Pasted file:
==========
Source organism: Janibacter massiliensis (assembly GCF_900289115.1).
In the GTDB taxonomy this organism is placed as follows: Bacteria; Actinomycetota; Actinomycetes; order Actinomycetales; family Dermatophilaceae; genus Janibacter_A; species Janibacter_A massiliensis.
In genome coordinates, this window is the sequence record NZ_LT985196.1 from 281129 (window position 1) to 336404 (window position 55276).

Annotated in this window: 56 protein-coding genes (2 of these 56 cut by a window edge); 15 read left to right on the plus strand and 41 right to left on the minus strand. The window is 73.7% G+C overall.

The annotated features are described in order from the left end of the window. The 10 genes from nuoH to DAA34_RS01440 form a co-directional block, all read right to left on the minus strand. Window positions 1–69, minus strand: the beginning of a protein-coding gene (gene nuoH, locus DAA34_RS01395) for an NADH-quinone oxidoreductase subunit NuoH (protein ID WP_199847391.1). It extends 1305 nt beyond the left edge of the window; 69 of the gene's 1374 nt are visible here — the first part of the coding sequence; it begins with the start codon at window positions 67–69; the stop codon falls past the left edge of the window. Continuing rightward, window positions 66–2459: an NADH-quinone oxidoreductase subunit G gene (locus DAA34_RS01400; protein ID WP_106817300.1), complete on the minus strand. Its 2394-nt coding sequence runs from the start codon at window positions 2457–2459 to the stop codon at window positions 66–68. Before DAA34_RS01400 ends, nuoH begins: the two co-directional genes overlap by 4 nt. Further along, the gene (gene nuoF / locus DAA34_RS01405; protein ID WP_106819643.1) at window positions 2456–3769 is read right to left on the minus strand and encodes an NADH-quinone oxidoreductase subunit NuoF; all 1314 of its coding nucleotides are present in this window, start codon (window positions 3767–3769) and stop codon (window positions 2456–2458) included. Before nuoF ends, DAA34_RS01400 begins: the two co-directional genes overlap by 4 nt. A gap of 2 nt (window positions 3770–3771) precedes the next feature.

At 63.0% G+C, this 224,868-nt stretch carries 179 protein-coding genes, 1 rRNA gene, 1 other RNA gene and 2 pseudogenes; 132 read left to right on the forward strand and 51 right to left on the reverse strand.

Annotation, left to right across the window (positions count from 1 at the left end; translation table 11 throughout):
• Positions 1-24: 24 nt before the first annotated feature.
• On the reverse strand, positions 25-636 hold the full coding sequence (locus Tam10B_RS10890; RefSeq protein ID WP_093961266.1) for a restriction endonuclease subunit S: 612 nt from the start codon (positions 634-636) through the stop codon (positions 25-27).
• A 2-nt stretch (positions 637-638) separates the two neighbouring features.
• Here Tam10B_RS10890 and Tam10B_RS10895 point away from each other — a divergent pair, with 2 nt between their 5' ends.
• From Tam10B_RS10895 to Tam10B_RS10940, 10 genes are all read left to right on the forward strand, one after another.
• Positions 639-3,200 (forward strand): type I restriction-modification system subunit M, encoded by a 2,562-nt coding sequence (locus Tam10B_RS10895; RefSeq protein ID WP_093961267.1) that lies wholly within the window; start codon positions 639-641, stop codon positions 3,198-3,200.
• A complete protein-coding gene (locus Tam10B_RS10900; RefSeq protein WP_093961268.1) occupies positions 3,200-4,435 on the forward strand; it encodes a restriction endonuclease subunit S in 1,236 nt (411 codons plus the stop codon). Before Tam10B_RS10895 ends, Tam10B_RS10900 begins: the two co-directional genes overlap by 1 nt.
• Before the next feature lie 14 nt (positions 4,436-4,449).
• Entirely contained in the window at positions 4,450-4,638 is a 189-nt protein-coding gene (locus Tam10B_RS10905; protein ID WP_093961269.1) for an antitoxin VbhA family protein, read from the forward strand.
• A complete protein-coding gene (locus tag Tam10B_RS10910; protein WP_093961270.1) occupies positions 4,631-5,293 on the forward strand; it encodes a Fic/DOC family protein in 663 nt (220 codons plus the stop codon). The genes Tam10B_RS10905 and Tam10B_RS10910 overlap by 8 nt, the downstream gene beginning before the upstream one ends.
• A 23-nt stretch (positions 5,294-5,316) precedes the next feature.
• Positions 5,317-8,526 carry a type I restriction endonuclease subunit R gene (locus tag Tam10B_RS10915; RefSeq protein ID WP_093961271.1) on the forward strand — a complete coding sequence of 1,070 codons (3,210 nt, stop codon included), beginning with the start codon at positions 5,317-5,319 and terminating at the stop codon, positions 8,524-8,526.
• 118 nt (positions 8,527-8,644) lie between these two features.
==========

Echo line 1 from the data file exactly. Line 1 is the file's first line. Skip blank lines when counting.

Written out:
Source organism: Janibacter massiliensis (assembly GCF_900289115.1).